Just Show Up

It’s 5:15 on a frigid Wednesday morning and Chris Capozzi is standing in the center of Harvard Stadium, the school’s historic U-shaped structure and the scene of November Project’s weekly group stair-climb workout. As a co-leader of the free fitness community, he arrives early to take on the stadium “tour” with a group of die-hard members, and finishes in time to greet a second round of members at 6:30.

If it were someone else standing there in the dark morning air, he might be worried he would be taking on the infamous stairs alone. He knew, however, that each time a tribe member said he or she would “just show up,” he/she meant it. Sure enough, two or three at a time, brightly-dressed people begin to drift across the field, forming a gathering characterized by eager chatter, hugs, and affirmations of determination.

Chris never expected to be co-leader of November Project. If you asked him a few years ago where he’d be now, he certainly wouldn’t have told you shouting in the middle of a Boston stadium while the rest of the city slept. But that’s where he is. And free fitness is what he does.

November Project began with a pact. Founders Brogan Graham and Bojan Mandaric, two former Northeastern rowers, were looking to form a group of athletes who were committed to meeting at 6:30 each morning. The idea was that this accountability would keep each of them motivated through winter training. What resulted was a close-knit community filled with people of all backgrounds, fitnesses, ages, and goals meeting in Boston on Mondays, Wednesdays and Fridays. By the time Chris joined, the group had grown exponentially, with members showing up every day in cities across the world. When he speaks about his role with NP, it’s clear that it’s had a major impact on his life, igniting a passion he might not have found otherwise.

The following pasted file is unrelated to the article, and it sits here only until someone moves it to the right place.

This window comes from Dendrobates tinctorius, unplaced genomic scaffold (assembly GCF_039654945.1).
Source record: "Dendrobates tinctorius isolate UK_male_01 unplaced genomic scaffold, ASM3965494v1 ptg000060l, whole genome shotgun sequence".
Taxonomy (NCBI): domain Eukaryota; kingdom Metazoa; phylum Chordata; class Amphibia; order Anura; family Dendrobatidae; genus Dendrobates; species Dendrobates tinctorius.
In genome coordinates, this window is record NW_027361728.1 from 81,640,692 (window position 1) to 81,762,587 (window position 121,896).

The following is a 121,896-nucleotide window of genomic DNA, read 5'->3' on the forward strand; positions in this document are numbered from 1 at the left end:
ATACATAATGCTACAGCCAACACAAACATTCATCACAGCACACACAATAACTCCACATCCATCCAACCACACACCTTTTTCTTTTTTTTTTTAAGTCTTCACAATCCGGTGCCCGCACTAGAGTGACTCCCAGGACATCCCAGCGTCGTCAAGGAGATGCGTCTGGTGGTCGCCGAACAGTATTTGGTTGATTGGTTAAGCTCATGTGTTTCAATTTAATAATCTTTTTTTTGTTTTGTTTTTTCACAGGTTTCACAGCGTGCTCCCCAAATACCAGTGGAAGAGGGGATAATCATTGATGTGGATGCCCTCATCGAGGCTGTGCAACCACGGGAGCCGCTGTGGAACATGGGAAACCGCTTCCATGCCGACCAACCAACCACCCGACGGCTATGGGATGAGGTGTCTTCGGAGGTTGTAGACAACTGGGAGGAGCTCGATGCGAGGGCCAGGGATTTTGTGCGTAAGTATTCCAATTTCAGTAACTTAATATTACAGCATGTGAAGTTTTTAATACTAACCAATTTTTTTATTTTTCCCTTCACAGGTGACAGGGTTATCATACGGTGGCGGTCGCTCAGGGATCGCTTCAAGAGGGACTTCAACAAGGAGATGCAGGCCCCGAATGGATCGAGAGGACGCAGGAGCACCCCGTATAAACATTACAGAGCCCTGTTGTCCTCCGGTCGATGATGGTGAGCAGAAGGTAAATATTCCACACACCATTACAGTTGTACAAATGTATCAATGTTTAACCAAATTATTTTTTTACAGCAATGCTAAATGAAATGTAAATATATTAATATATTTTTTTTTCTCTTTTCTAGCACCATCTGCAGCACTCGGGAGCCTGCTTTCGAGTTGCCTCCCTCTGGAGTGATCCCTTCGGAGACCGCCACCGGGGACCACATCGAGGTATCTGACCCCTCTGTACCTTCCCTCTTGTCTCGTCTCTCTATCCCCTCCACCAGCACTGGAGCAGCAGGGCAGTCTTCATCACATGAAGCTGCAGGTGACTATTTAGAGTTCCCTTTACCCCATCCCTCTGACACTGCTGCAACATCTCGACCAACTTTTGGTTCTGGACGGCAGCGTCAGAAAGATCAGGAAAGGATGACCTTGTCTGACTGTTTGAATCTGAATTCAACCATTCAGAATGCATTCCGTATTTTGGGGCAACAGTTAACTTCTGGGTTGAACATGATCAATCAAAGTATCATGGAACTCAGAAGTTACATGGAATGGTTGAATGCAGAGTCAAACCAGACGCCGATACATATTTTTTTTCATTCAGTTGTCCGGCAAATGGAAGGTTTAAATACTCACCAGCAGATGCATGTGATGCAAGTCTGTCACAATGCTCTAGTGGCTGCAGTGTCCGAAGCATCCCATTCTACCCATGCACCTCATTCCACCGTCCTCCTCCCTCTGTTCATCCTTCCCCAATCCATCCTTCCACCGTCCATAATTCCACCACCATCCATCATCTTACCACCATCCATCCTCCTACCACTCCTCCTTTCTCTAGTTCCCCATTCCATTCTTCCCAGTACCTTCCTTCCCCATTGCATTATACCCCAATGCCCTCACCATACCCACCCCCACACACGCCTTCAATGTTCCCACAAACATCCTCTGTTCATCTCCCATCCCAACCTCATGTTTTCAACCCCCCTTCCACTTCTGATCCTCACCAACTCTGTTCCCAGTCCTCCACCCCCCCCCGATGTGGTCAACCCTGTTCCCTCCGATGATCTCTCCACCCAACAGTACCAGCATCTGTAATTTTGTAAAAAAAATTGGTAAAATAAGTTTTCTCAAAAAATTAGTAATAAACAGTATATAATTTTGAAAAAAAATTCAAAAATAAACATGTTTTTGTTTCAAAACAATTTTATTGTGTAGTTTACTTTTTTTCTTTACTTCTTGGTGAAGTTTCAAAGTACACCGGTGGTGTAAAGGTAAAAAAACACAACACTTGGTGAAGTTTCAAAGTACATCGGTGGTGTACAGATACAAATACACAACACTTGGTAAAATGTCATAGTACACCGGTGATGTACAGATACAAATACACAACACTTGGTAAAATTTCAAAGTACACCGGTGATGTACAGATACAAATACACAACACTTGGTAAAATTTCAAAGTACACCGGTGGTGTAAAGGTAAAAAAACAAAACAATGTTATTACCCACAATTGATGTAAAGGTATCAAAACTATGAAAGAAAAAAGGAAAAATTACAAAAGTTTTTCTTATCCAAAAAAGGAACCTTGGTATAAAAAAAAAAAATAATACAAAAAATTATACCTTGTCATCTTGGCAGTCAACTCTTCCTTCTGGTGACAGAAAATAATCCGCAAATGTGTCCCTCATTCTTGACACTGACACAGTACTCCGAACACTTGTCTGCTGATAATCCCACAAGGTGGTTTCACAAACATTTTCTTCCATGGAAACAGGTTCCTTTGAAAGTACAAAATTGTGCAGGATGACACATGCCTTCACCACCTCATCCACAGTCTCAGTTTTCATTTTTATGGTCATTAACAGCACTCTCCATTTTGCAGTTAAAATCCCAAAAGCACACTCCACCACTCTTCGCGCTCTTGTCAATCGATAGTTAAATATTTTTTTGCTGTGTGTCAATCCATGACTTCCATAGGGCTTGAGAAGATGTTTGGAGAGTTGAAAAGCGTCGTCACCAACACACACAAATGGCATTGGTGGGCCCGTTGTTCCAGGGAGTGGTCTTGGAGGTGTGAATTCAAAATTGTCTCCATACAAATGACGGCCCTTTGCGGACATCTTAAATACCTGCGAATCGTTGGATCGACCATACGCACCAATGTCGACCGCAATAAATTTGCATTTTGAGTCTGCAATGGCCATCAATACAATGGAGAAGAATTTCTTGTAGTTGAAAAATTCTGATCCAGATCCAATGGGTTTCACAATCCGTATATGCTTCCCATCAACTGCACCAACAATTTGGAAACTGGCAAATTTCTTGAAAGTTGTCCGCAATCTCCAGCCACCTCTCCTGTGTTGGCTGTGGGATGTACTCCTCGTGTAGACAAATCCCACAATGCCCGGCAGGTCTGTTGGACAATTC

“I’ve always been unsettled- I love to go to new places and meet new people. In total, I was traveling for three years before I made my way to Boston. Even then, I set a deadline for when I would move on to the next city. November Project obliterated that deadline by engulfing everything that was important to me: The diverse and constantly growing community, travel, and purpose. I didn’t want to leave.”

Despite all of the time he must devote to NP, Chris believes that his involvement has benefited his career as an architect and designer causing him to ask new questions: How do people interact with the city? How could he keep them engaged? “[ NP] reminded me that I had always loved movement. I looked for a way to celebrate that. I decided to create URBN MVMENT.”

URBN MVMT is a free fitness-inspired revolution, focused on pushing communities to interact with the architecture and design around them while they sweat. As he navigates the kinds of events URBN MVMT will host, Chris draws influence from November Project, its community, and his professional background.

The first event invitation urged attendees to bring “yoga mats, cash and ID, positive energy,” and most important, “a mechanism to move with.” Running shoes, skates, boards, pogo sticks, and wheel barrels were provided as suggestions, but creativity was strongly encouraged. What were the entendees required to leave at home? Expectations.

“There are no limits,” Chris says when asked about the future of free fitness in Boston.

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